PHOENIX (Monday, December 12, 2011) -- A Phoenix-area firearms dealer is the subject of a consumer fraud lawsuit filed in Maricopa County Superior Court by Attorney General Tom Horne.
The suit contends that Lancaster Arms, LLC, which is owned by co-defendants Chester and Marsha Durda, defrauded consumers by failing to provide promised merchandise and services to dozens of customers between February of 2009 and September of 2011.
“Protecting consumers is one of the most important jobs of this office,” Horne said. “Businesses such as the one named in this lawsuit cannot be allowed to make promises to customers and not deliver on those promises. The problem is made even worse when, as in this case, some customers made advance payments with the expectation that they would get either merchandise or services in return, and instead they got nothing. The legal action requests that the court order the business to make restitution, pay penalties, and prevent it from defrauding additional consumers.”
According to the complaint, Lancaster Arms claimed to consumers, some of whom worked in law enforcement and the military, and to some weapons dealers, on the internet and through personal contact by Chester Durda, that the company sold weapons, parts and accessories and that it provided weapon kit assembly services to consumers who sent their kits to the company. Additionally, Lancaster Arms represented that some of its weapons were subject to its “Limited Life Time Warranty”. The lawsuit alleges that Lancaster Arms failed to ship merchandise that consumers had paid for, failed to repair weapons under warranty, and failed to provide refunds. The lawsuit also alleges that Lancaster Arms failed to assemble weapons kits sent to it by consumers and failed to return the un-assembled kits to the consumers or to provide them with refunds. The complaint asks the court to enter an injunction prohibiting the defendants from engaging in any further unlawful acts, require the defendants to restore money and property to consumers, order the payment of civil penalties of up to $10,000 per violation, and to reimburse the State’s court costs and other related expenses.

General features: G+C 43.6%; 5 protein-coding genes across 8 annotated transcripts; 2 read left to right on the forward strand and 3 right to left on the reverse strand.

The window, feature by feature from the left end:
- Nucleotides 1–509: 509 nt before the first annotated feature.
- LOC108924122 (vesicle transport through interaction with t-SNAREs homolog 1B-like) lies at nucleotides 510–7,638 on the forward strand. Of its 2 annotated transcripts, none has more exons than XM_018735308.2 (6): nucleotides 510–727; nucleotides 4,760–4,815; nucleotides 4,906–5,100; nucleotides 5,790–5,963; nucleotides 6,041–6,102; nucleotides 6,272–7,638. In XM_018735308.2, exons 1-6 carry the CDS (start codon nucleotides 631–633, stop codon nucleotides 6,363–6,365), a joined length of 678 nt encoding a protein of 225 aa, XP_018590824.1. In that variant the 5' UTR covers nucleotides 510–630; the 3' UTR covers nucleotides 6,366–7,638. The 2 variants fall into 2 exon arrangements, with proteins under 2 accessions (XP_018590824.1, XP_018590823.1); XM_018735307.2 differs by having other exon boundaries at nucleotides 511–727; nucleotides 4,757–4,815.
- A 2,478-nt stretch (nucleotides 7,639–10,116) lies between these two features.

The case is being handled by Assistant Attorney General Cherie Howe.
A full copy of the complaint is attached.